Dr Thunder said:
Would it be possible to drop an HSCV cartridge in a 2005 AM-1? My AM-1 feels pretty good, but it's still not as plush as my 2004 Z-1 FR. I pretty much never use the various settings on the TST cartridge, as mostly just leave it in the most plush compression mode. Would it be possible to take the cartridge from the 04 Z-1 and put it in the AM-1? Would this affect travel (since Z-1 is 130mm and AM-1 is set at 150mm)? Thanks for any advice.
 

· customized
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TNC said:
LOL!...We talked about this a good while back on the two Z150SLs that I modified. Is yours still doing the job? My two are still at work and performing great. I still wonder about the original poster's setup. The AM1 is an excellent fork. We just put one on a riding buddy's bike, and it's an impressive fork.
The fork rides better than it did at 130mm. I got the fork in trade in a while back from Marzocchi. So with the added $200 I still was no where near retail. I used the other carts on some dirt jumpers to make Z1s. I love Marzocchi.
 

· Registered
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I've always noticed Marzocchi forks that require air preload are not as smooth or plush on the small stuff as the pure coil forks with no preload.

I don't think it has anything to do with the damping.


Even Zoke dual coil forks get a little initial stiction when you add air to preload them. This does go away somwhat over time though...
 

· "El Whatever"
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Robot Chicken said:
I've always noticed Marzocchi forks that require air preload are not as smooth or plush on the small stuff as the pure coil forks with no preload.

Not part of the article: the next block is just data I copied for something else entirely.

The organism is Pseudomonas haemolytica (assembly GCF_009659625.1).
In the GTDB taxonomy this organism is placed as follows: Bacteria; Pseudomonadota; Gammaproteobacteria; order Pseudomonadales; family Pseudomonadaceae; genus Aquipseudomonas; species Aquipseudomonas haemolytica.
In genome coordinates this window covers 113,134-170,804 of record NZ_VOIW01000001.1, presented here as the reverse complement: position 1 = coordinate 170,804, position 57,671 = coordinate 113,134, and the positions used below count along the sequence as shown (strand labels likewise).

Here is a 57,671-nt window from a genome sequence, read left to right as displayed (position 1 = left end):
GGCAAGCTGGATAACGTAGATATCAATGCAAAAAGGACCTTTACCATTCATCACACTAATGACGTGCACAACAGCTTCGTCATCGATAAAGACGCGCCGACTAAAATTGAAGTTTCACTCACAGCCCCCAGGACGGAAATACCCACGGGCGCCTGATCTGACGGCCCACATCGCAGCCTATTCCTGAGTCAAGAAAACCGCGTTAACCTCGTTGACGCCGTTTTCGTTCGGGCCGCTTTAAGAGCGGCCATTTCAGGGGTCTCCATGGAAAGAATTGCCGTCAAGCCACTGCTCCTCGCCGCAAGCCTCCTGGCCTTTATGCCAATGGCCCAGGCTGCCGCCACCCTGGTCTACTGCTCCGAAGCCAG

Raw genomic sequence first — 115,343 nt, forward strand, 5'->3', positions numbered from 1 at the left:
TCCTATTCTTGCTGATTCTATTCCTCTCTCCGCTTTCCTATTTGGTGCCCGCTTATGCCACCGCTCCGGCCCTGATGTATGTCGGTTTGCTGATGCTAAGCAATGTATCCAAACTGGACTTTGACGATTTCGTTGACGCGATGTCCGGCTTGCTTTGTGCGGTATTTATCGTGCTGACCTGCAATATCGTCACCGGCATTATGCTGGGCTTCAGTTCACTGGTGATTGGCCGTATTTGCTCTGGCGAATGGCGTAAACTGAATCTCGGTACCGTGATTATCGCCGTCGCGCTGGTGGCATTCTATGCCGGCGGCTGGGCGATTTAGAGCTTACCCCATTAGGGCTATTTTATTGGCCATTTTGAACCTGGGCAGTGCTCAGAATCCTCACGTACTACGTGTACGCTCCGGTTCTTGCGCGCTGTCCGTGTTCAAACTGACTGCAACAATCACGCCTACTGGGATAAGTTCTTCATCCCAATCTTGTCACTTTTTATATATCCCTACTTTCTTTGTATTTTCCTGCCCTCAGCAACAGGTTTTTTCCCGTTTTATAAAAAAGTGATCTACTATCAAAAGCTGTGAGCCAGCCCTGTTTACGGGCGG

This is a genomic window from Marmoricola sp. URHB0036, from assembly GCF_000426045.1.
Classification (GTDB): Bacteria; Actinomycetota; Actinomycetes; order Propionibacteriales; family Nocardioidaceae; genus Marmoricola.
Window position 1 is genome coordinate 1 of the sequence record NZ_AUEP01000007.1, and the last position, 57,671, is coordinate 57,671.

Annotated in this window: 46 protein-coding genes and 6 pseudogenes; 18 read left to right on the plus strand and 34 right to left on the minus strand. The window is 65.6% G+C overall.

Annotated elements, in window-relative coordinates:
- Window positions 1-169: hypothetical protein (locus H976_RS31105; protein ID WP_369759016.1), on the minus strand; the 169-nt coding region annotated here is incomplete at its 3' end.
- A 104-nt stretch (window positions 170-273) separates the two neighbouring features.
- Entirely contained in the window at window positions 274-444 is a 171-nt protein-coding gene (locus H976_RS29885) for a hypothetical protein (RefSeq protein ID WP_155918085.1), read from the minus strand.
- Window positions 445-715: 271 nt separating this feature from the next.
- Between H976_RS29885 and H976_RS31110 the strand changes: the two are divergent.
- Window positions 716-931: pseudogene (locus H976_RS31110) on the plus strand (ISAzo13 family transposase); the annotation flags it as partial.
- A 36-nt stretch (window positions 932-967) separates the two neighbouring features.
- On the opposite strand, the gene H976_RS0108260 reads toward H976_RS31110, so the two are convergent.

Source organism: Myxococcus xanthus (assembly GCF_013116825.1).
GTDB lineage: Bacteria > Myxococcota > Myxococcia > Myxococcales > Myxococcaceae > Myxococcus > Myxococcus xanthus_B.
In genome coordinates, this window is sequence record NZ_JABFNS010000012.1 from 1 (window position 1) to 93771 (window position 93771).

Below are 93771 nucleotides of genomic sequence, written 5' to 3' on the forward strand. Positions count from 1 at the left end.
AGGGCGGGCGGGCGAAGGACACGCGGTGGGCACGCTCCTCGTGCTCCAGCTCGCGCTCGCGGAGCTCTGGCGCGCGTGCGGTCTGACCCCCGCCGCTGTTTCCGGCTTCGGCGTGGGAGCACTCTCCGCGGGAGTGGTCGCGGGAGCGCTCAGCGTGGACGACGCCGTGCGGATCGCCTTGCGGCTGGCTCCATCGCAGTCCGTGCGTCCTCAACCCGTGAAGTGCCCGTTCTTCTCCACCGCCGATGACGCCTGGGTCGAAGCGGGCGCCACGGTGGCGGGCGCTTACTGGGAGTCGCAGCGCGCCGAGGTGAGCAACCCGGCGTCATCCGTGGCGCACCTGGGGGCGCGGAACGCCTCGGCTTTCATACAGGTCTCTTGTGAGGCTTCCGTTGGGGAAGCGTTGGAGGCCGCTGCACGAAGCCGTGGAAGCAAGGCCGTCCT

I don't think it has anything to do with the damping.

Even Zoke dual coil forks get a little initial stiction when you add air to preload them. This does go away somwhat over time though...
Not damping bro... lots of people have noticed that air assist makes this. Probably stiction for the "air ready" seals or just the spring rate of the air.
 

· carpe mañana
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I switched from a 2004 Z1 FR to an AM1 (kept Z1 lowers) and the AM1 felt better from the get go (I got a slightly used one, so it was already broken in, and I also kept my broken in sliders). As Banzai suggested, you probably haven't changed your oil since you got the fork? It makes an amazing amount of difference. I am certain that just about any Z1 owner would be happy to swap the TST cart for their HSCV, as it is a significant downgrade for you and upgrade for them.

_MK
 

· customized
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MK_ said:
I switched from a 2004 Z1 FR to an AM1 (kept Z1 lowers) and the AM1 felt better from the get go (I got a slightly used one, so it was already broken in, and I also kept my broken in sliders). As Banzai suggested, you probably haven't changed your oil since you got the fork? It makes an amazing amount of difference. I am certain that just about any Z1 owner would be happy to swap the TST cart for their HSCV, as it is a significant downgrade for you and upgrade for them._MK
I agree... the oil should be changed before the thought of changing the internals.

As for the TST vs HSCV arguement... I can't 100% agree. I am blown away by the TSTs adjustability... but don't think they feel better travel wise at speed then any fairly current zoke I have ridden with HSCV. For trail riding, the TST with it's platform like ability is the way to go.

I am led to believe that the TST effects the slow speed compression and the high speed dampening is very much like the straight hscv cart. I am willing to be informed otherwise though.
 

· Elitest thrill junkie
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Severum said:
I agree... the oil should be changed before the thought of changing the internals.

As for the TST vs HSCV arguement... I can't 100% agree. I am blown away by the TSTs adjustability... but don't think they feel better travel wise at speed then any fairly current zoke I have ridden with HSCV. For trail riding, the TST with it's platform like ability is the way to go.